Colombia is currently enduring one of the longest internal conflicts, with fighting paramilitary groups, guerrilla groups, and drug wars lasting over a 60-year period.  This civil war has led to the creation of many organizations striving to end the armed conflict. One of these organizations is the Alianza Iniciativa de Mujeres Colombianas por la PAZ (IMP), or The Alliance Initiative of Colombian Women for Peace, which was created in 2001. This organization aims to support the construction of peace in Colombia by going to areas of conflict, promoting peace, and diminishing violence as a way of building peace “from the bottom up.” They also provide legal and psychological assistance to many of the victims of the armed conflict.

The IMP was approved under Law 1448, created in 2011. This law reaffirms their work and focuses on assistance and internal reparations to victims of the armed conflicts in Colombia. In 2014,  they made great strides under their director, Angela Ceron. In May 2014 the Equipo Nacional de la Alianza - The National Alliance Team for The IMP - met in Bogota, coming to an agreement on a mandate to send to President Juan Manuel Santos. This mandate would focus on many aspects the Colombian government needs to focus on to achieve peace. It would also continue the current peace talks they are holding in Havana with prominent guerrilla group, Fuerzas Armadas Revolucionarias de Colombia (FARC).

Under this mandate, the Equipo Nacional asks the president to address the following issues: Post Conflict Institutions, beginning a peace process with the ELN (Ejercito de Liberacion Nacional, another guerilla force in Colombia), Transitional Justice, and addressing the Gender Perspective. Major points include working with the Ministry of Post-Conflict to design and implement a public policy to help victims assimilate to normal lifestyles and help the peace process. The mandate also acknowledges the suffering that women face daily due to the armed conflict, including limited rights based on gender and being directly targeted by armed groups, which often leads to sexual violence. The IMP says it is necessary to begin opening local areas for participation and discussion for women who have been either directly or indirectly affected. This way, Resolution 1325 of the Security Council of the UN can be implemented, thereby recognizing women as agents for peace. These are all components of the mandate created in May 2014; Ceron is in charge of taking it to the president.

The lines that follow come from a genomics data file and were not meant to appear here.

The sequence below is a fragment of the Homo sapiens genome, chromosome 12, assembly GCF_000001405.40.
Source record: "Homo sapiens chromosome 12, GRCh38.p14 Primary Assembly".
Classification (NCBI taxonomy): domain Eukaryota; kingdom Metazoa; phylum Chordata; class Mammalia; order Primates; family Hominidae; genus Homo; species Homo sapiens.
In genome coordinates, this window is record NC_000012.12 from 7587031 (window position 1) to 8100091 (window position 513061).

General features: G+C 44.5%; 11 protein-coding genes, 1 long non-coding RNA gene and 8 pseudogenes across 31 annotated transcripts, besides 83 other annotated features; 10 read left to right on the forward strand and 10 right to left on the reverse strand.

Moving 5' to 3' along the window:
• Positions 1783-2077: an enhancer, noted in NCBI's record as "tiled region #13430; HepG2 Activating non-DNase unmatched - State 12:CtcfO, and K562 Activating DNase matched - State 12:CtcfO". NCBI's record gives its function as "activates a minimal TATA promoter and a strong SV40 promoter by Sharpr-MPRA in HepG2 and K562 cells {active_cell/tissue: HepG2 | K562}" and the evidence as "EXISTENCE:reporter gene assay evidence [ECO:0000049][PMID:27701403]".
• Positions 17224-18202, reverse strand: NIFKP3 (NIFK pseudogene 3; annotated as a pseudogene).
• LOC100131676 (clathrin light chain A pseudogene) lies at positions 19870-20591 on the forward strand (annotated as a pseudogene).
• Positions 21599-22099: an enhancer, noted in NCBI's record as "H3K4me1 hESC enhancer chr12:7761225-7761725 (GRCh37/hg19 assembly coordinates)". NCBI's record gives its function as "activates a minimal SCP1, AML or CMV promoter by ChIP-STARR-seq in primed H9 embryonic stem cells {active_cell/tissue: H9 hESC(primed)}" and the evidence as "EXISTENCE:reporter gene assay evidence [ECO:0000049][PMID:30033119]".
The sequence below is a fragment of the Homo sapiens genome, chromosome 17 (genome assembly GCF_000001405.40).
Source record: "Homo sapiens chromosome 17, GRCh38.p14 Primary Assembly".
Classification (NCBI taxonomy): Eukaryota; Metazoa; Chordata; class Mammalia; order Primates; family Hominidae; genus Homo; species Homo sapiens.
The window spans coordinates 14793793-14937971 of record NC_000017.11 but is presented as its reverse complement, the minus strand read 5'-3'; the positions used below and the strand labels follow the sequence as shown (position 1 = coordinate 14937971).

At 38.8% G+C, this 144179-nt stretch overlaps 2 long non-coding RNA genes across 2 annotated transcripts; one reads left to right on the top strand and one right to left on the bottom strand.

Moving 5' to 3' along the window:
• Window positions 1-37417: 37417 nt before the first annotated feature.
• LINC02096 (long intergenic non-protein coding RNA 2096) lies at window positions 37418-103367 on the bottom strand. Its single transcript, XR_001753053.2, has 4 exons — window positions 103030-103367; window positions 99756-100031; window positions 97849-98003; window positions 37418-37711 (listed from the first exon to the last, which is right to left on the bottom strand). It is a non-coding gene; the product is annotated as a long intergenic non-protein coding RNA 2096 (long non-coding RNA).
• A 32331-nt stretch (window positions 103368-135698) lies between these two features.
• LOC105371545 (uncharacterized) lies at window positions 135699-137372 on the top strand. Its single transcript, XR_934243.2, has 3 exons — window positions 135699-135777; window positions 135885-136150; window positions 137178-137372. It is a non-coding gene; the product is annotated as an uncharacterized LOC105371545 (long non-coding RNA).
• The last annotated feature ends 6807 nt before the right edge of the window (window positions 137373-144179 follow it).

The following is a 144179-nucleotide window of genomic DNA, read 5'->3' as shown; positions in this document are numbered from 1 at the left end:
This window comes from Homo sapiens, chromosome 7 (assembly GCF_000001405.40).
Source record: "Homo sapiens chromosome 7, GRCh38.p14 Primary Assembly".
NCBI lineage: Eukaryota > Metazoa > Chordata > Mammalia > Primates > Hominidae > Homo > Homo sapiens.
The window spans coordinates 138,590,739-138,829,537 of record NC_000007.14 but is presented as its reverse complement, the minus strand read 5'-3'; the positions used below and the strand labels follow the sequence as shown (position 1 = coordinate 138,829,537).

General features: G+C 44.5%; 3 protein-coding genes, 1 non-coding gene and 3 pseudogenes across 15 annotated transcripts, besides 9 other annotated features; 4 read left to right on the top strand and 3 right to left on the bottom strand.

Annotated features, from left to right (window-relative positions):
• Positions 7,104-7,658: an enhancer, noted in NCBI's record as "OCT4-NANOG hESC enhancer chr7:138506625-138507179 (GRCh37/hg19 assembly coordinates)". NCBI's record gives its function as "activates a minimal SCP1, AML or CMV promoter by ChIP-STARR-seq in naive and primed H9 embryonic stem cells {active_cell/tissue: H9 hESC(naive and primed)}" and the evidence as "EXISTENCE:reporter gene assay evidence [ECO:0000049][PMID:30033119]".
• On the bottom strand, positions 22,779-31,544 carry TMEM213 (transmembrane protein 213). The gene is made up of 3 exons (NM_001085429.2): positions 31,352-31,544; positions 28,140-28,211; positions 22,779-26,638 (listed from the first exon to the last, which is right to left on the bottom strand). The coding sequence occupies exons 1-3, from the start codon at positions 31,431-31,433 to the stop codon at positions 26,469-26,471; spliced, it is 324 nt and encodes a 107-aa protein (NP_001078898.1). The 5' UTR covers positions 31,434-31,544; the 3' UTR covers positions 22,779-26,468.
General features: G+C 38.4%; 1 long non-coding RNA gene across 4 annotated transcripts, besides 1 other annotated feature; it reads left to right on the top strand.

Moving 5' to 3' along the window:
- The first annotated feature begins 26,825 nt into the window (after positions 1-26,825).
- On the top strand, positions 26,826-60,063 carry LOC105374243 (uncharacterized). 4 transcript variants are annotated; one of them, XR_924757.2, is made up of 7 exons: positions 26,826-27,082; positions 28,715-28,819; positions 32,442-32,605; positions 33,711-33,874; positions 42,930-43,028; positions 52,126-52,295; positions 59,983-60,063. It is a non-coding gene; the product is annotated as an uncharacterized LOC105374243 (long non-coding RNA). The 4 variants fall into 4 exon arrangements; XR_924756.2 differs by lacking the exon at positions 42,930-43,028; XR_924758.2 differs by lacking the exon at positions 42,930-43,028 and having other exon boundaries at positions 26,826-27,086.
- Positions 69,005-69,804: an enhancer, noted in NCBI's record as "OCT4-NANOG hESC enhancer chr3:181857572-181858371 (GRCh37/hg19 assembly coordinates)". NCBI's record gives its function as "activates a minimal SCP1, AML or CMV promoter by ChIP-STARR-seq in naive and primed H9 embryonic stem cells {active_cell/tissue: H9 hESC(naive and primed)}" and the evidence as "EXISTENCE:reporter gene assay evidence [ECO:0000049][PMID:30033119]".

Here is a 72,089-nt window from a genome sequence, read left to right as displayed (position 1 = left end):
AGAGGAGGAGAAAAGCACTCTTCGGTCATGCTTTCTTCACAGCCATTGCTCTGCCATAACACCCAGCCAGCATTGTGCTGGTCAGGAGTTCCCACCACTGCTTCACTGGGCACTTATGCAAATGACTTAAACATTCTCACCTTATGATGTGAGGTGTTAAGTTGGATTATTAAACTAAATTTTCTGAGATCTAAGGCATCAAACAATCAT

Other than this mandate, the IMP has already come a long way in terms of the peace process. They achieved a variety of things including a larger presence of women in peace processes at national and municipal levels, guardianship and protection for victims, and the clarification of the importance of women’s rights in legal proceedings (under the Law of Justice and Peace). This organization has faced several challenges including getting support from diverse political groups across Colombia and understanding the nuances of internal politics.

The IMP has succeeded in helping the peace process continue but it still has a long way to go. They will continue to help strengthen women as they come to terms with the violence they have faced and strive for peace in times of conflict. Peace Direct has compiled a list of organizations striving for peace in Colombia, which you can access here.  


Written by Nicole Ransom
ART WORKS Projects Intern